Following our earlier census a fortnight ago not really working out too successfully given the vast majority of barley fields had not been cut, but a lot of silage had, leading to birds being mobile and distributed widely, I proposed we moved our efforts on a little. Bingo ! The main fields in the most favoured areas had been cut at the very end of last week and concentrations of Grey lag Geese emerged immediately.
As each year goes by the habits of the Grey lag Geese accumulating at this time of year appear to change. Some time ago a regular annual concentration could be found at the head of Loch Indaal, feeding elsewhere but loafing out on the merse itself for long periods. Similarly birds concentrated at Loch Gruinart moved off at intervals to feed nearby, then rest and bathe on Loch Gorm, only to return to roost at Gruinart. This year birds "flooded in " to Gruinart immediately after the silage was cut and then promptly moved off and took up residence around Loch Gorm giving a nearby uncut barley field a battering. A large concentration also hung around in a couple of the bays at the head of Loch Indaal, but regularly spilled over into a nearby barley field with similar negative results. Loch Gorm and Loch Indaal now seem to be the favoured roosts of choice, but I've no doubt this will change.
Last year, because the birds had been affected by shooting under licence carried out before the 31st August, the efficacy of monitoring and counting was questionable in my opinion when we counted birds immediately afterwards. Shooting had stopped , by agreement, but the birds were dispersed, difficult and immensely mobile. This year, with little shooting being in evidence, the birds were more relaxed, much easier to locate and to count although , at times, birds could be seen moving off northwards to areas that I never identified. Work still to be done!!
Whilst I've yet to receive all the results, it does seem likely that the total recorded this year has increased set against the 2014 total of 2200.. Not an immense increase, but noticeable. Such has been endorsed to some extent by counts of juveniles carried out by Malcolm Ogilvie and the confirmation that the birds appear to have had a good breeding season in 2015. I'll write more on all this later when more details are available and certain aspects have been checked out. At this point I reflect on the fact that, in 1999 when I moved to Islay, very few breeding pairs were in evidence, no autumn accumulation was in evidence either, but then rapidly emerged as an annual event and the wintering population was often only a little in excess of one hundred!!! How things can change.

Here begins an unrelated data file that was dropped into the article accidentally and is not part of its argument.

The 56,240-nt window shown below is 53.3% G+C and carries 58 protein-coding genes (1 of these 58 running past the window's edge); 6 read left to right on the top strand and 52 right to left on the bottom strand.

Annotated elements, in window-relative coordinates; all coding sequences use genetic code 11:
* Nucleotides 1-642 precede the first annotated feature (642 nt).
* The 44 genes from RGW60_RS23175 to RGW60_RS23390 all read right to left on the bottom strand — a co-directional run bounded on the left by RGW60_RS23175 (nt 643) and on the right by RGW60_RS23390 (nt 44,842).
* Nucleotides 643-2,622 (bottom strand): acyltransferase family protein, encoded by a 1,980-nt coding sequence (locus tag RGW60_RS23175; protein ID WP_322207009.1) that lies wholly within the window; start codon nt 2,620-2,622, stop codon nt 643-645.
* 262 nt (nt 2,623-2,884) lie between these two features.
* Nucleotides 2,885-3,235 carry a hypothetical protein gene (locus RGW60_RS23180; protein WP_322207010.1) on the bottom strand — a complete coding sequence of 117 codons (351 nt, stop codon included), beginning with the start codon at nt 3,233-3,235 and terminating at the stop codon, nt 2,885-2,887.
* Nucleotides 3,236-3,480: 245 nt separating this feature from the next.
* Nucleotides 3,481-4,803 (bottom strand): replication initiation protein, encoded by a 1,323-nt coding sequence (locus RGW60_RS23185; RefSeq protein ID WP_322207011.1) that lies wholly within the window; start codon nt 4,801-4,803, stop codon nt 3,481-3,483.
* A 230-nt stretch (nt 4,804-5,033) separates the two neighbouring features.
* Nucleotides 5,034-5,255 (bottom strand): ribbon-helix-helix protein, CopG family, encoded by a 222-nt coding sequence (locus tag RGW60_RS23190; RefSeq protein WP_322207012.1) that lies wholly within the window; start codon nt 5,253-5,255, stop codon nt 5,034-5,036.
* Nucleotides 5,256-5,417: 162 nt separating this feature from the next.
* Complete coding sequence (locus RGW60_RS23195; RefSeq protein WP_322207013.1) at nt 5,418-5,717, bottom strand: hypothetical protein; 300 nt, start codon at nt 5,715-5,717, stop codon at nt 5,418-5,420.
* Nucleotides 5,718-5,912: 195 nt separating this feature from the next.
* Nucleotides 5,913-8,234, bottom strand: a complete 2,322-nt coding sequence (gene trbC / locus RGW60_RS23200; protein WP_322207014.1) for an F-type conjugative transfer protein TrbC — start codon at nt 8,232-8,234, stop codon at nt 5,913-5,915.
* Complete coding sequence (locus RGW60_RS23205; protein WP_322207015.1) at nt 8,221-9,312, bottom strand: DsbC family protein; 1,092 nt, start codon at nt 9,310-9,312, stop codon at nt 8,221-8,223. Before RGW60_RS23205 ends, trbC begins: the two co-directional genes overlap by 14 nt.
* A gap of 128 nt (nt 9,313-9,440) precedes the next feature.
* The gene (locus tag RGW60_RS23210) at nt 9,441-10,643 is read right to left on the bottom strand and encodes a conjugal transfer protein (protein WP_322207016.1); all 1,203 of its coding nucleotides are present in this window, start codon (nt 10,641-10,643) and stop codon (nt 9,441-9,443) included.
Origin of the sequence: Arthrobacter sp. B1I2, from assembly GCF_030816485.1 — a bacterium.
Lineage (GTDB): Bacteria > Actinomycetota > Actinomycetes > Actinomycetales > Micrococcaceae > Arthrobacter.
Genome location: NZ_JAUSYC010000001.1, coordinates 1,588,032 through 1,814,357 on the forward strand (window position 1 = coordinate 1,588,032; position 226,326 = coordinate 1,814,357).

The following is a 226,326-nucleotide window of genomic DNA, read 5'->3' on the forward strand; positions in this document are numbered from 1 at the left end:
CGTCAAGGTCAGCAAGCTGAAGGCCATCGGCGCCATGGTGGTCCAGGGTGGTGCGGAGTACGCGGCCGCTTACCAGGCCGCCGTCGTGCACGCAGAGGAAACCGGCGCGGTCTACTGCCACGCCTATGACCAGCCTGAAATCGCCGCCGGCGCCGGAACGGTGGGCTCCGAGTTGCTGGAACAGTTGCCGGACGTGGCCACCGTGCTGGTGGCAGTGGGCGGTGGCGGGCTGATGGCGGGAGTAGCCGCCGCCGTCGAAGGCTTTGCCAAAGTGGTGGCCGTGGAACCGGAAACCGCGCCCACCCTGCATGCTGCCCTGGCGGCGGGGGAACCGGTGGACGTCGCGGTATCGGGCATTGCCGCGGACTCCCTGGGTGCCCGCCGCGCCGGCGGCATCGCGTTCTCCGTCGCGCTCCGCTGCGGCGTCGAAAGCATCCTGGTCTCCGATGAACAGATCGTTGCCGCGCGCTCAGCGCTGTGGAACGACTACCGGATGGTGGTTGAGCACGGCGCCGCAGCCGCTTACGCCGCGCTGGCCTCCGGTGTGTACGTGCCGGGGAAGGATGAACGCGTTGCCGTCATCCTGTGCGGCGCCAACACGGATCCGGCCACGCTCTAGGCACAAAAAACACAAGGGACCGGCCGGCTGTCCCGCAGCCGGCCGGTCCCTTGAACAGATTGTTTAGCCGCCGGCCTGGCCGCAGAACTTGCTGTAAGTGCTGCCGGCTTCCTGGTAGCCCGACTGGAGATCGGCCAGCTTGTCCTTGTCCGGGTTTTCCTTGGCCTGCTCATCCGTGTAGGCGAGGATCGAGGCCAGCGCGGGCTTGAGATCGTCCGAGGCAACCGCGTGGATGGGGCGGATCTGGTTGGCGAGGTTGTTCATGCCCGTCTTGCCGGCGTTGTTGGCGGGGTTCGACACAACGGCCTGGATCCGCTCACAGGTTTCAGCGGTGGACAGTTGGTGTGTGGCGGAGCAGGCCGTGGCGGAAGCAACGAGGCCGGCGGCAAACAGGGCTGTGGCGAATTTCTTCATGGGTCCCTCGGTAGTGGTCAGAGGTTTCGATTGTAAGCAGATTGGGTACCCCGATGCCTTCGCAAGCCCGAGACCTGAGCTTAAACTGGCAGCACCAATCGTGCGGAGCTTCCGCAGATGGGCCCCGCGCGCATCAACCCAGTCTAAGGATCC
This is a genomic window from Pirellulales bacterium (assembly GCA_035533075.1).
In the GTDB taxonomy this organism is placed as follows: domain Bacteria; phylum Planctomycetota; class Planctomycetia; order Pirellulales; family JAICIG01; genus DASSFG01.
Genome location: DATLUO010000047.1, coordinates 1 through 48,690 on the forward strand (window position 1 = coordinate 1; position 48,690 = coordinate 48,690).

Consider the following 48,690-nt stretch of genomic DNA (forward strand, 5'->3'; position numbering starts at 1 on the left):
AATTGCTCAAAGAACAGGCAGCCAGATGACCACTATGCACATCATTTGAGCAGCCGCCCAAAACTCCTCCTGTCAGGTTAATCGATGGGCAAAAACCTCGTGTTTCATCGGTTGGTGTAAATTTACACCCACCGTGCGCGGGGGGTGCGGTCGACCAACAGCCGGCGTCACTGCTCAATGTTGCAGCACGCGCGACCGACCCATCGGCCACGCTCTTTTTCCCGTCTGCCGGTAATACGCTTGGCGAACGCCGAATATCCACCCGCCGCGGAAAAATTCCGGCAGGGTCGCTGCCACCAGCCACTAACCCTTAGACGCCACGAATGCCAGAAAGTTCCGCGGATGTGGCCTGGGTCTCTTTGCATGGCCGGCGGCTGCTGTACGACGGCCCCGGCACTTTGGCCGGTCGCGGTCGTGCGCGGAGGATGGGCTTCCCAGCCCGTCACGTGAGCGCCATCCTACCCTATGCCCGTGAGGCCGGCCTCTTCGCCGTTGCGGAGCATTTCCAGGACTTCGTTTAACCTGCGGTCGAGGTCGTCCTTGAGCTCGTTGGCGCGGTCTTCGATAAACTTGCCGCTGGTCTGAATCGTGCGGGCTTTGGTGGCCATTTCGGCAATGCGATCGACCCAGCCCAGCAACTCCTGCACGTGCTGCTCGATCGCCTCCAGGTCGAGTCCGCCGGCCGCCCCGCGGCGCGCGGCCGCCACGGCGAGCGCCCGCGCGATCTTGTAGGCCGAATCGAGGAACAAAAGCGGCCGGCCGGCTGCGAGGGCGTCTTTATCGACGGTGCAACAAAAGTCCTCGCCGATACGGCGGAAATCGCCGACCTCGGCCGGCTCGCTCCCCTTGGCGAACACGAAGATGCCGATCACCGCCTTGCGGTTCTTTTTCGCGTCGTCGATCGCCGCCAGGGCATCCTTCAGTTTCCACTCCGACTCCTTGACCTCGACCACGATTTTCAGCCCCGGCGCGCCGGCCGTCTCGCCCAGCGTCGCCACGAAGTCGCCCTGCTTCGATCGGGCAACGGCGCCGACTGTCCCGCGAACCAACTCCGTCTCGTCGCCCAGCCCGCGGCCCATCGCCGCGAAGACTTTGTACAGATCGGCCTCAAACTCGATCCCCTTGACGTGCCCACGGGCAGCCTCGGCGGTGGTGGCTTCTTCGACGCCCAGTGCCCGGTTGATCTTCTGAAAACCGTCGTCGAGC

As I drove past Gruinart in gathering darkness I was reminded of what we will witness as a major change very shortly!! In fact very shortly indeed!! Three Barnacle Geese stood in the centre of the Flats looking somewhat forlorn, having arrived within the last couple of days. As I write this many thousands of their cohorts will be poised to wing their way southwards and be with us in a couple of weeks time when the situation will transform from one of a few birds in isolation to utter confusion and cacophany with the possibility of 35,000 or so arriving for the winter. How things can change!
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